Time for restraint or federal intervention?
Monday was, to say the least, a harrowing day for investors.
First, Lehman Brothers, the 158-year-old investment banker, filed for bankruptcy.
Next, Bank of America announced a $50 billion plan to take over Merrill Lynch.
Finally, shares of the huge insurance company, American International Group or AIG, lost more than half their value Monday.
And, as the Dow Jones Industrial average plummeted more than 500 points, there was increasing debate about what the federal government should do to stabilize the financial markets.
The problems aren’t just in the United States. Stock markets tumbled in Europe and Asia Monday, as well as in this country.
One reason for the free fall in the American markets was the announcement by Treasury Secretary Hank Paulson the government would not step in to offer taxpayer guarantees to Lehman Brothers as it did for Bear Stearns back in March or with Fannie Mae and Freddie Mac earlier this month. Several potential purchasers of Lehman Brothers backed away, as a result.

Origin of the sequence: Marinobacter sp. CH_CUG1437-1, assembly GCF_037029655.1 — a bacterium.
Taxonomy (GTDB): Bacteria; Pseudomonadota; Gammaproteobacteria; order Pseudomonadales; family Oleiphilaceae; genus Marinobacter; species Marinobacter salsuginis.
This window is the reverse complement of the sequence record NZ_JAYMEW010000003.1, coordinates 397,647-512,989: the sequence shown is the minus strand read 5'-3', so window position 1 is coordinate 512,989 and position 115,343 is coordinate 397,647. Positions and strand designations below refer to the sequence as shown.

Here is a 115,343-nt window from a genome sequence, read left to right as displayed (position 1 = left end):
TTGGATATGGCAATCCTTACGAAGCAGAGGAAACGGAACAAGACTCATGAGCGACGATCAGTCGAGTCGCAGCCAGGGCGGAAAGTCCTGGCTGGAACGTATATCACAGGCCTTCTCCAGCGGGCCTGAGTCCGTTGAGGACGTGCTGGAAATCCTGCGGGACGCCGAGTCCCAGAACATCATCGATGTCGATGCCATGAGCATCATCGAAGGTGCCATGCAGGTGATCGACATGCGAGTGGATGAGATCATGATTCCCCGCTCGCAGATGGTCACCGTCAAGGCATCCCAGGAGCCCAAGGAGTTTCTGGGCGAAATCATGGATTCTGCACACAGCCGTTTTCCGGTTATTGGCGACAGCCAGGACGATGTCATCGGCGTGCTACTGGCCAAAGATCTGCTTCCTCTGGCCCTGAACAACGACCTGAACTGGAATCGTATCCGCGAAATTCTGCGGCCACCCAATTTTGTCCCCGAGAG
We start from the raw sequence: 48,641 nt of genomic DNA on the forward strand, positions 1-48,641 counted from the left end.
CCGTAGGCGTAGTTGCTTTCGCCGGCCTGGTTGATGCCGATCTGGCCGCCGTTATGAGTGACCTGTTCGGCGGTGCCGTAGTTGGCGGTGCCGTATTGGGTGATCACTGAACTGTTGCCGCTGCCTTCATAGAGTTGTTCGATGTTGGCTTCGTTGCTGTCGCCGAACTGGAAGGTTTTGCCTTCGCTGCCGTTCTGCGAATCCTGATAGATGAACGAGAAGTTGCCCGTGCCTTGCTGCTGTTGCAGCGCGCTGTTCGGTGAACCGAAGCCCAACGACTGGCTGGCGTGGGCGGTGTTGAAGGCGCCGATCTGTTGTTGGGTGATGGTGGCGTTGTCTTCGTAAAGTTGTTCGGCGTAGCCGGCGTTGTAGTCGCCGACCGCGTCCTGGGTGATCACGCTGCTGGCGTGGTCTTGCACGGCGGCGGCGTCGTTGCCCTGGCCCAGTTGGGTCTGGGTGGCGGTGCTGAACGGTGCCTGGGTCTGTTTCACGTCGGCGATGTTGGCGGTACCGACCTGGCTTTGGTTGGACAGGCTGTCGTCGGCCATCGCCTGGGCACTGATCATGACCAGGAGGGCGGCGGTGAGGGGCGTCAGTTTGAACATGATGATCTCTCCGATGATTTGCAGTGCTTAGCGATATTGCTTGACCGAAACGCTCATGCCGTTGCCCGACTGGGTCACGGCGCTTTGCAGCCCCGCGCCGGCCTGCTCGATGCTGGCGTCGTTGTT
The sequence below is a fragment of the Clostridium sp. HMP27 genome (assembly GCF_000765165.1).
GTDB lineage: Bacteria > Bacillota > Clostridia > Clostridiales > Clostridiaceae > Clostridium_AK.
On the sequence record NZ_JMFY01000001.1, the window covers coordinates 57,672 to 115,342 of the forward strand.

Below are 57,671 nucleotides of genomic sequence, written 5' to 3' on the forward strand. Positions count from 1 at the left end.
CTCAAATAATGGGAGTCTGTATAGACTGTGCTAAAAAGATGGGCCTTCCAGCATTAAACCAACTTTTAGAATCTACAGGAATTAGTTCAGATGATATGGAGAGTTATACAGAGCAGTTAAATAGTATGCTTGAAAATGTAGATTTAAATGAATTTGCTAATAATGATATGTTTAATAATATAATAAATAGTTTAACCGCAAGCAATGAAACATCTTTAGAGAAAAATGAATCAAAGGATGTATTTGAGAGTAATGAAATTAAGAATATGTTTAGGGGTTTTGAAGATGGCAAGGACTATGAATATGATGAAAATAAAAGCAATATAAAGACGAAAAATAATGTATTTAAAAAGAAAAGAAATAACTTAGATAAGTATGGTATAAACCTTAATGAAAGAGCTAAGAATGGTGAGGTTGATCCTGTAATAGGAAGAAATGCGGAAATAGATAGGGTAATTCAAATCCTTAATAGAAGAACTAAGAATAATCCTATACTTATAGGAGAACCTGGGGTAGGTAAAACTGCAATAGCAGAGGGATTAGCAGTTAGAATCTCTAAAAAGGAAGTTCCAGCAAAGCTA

However, we don’t blame Paulson for being cautious. As one Wall Street analyst told The Washington Post Monday, “You can’t have the government taking over everything.”
Moreover, other efforts to shore up financial institutions are under way.
The Federal Reserve Board announced plans to loosen its lending policies for banking firms. And a coalition of 10 domestic and foreign banks announced they would create a $70 billion fund to lend money to troubled financial companies.
Paulson’s restraint at this point is appropriate. But if the financial problems continue to snowball, there will be great demand for much broader federal involvement in the banking industry, and more taxpayer support for a private industry. That may be necessary in the short term, but won’t be healthy in the long run.